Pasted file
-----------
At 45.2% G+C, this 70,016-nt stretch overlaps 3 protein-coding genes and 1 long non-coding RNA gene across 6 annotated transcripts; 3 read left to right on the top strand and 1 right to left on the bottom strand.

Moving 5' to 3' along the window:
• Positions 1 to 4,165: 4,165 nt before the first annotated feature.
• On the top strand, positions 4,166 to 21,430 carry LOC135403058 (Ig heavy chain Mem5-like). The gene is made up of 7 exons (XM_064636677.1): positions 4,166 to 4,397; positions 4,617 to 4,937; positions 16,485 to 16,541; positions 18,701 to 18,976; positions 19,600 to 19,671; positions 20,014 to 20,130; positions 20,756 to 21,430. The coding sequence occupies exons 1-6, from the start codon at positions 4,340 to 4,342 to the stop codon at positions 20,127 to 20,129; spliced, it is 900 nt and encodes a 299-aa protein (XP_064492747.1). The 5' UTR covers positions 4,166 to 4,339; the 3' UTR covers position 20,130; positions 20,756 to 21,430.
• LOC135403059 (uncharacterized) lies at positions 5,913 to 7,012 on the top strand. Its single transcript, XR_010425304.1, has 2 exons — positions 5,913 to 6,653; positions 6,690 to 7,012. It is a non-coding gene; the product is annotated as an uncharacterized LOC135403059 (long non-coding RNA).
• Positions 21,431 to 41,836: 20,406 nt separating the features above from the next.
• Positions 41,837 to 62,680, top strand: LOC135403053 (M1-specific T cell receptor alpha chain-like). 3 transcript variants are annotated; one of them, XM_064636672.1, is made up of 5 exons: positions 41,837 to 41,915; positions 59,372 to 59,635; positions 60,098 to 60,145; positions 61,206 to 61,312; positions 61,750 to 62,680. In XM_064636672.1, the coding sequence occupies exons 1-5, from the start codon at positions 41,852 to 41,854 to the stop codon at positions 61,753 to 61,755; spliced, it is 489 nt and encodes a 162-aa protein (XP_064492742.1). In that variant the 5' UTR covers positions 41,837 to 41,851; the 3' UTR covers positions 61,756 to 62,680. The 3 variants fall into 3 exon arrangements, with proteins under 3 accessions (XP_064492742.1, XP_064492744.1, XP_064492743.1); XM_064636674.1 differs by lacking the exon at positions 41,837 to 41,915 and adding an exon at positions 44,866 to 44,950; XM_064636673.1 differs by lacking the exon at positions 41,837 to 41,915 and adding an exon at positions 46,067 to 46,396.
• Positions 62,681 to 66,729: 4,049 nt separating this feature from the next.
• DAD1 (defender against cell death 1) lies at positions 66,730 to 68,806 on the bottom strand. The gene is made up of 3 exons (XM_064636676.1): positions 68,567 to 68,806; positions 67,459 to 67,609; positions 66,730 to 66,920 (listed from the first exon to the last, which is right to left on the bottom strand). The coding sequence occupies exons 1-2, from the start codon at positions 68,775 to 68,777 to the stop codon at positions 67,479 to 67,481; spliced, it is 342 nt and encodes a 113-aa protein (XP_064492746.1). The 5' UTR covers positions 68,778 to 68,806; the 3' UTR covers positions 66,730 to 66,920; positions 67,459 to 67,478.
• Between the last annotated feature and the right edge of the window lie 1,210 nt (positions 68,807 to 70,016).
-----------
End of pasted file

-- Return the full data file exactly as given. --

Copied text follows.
At 45.2% G+C, this 70,016-nt stretch overlaps 3 protein-coding genes and 1 long non-coding RNA gene across 6 annotated transcripts; 3 read left to right on the top strand and 1 right to left on the bottom strand.

Moving 5' to 3' along the window:
• Positions 1 to 4,165: 4,165 nt before the first annotated feature.
• On the top strand, positions 4,166 to 21,430 carry LOC135403058 (Ig heavy chain Mem5-like). The gene is made up of 7 exons (XM_064636677.1): positions 4,166 to 4,397; positions 4,617 to 4,937; positions 16,485 to 16,541; positions 18,701 to 18,976; positions 19,600 to 19,671; positions 20,014 to 20,130; positions 20,756 to 21,430. The coding sequence occupies exons 1-6, from the start codon at positions 4,340 to 4,342 to the stop codon at positions 20,127 to 20,129; spliced, it is 900 nt and encodes a 299-aa protein (XP_064492747.1). The 5' UTR covers positions 4,166 to 4,339; the 3' UTR covers position 20,130; positions 20,756 to 21,430.
• LOC135403059 (uncharacterized) lies at positions 5,913 to 7,012 on the top strand. Its single transcript, XR_010425304.1, has 2 exons — positions 5,913 to 6,653; positions 6,690 to 7,012. It is a non-coding gene; the product is annotated as an uncharacterized LOC135403059 (long non-coding RNA).
• Positions 21,431 to 41,836: 20,406 nt separating the features above from the next.
• Positions 41,837 to 62,680, top strand: LOC135403053 (M1-specific T cell receptor alpha chain-like). 3 transcript variants are annotated; one of them, XM_064636672.1, is made up of 5 exons: positions 41,837 to 41,915; positions 59,372 to 59,635; positions 60,098 to 60,145; positions 61,206 to 61,312; positions 61,750 to 62,680. In XM_064636672.1, the coding sequence occupies exons 1-5, from the start codon at positions 41,852 to 41,854 to the stop codon at positions 61,753 to 61,755; spliced, it is 489 nt and encodes a 162-aa protein (XP_064492742.1). In that variant the 5' UTR covers positions 41,837 to 41,851; the 3' UTR covers positions 61,756 to 62,680. The 3 variants fall into 3 exon arrangements, with proteins under 3 accessions (XP_064492742.1, XP_064492744.1, XP_064492743.1); XM_064636674.1 differs by lacking the exon at positions 41,837 to 41,915 and adding an exon at positions 44,866 to 44,950; XM_064636673.1 differs by lacking the exon at positions 41,837 to 41,915 and adding an exon at positions 46,067 to 46,396.
• Positions 62,681 to 66,729: 4,049 nt separating this feature from the next.
• DAD1 (defender against cell death 1) lies at positions 66,730 to 68,806 on the bottom strand. The gene is made up of 3 exons (XM_064636676.1): positions 68,567 to 68,806; positions 67,459 to 67,609; positions 66,730 to 66,920 (listed from the first exon to the last, which is right to left on the bottom strand). The coding sequence occupies exons 1-2, from the start codon at positions 68,775 to 68,777 to the stop codon at positions 67,479 to 67,481; spliced, it is 342 nt and encodes a 113-aa protein (XP_064492746.1). The 5' UTR covers positions 68,778 to 68,806; the 3' UTR covers positions 66,730 to 66,920; positions 67,459 to 67,478.
• Between the last annotated feature and the right edge of the window lie 1,210 nt (positions 68,807 to 70,016).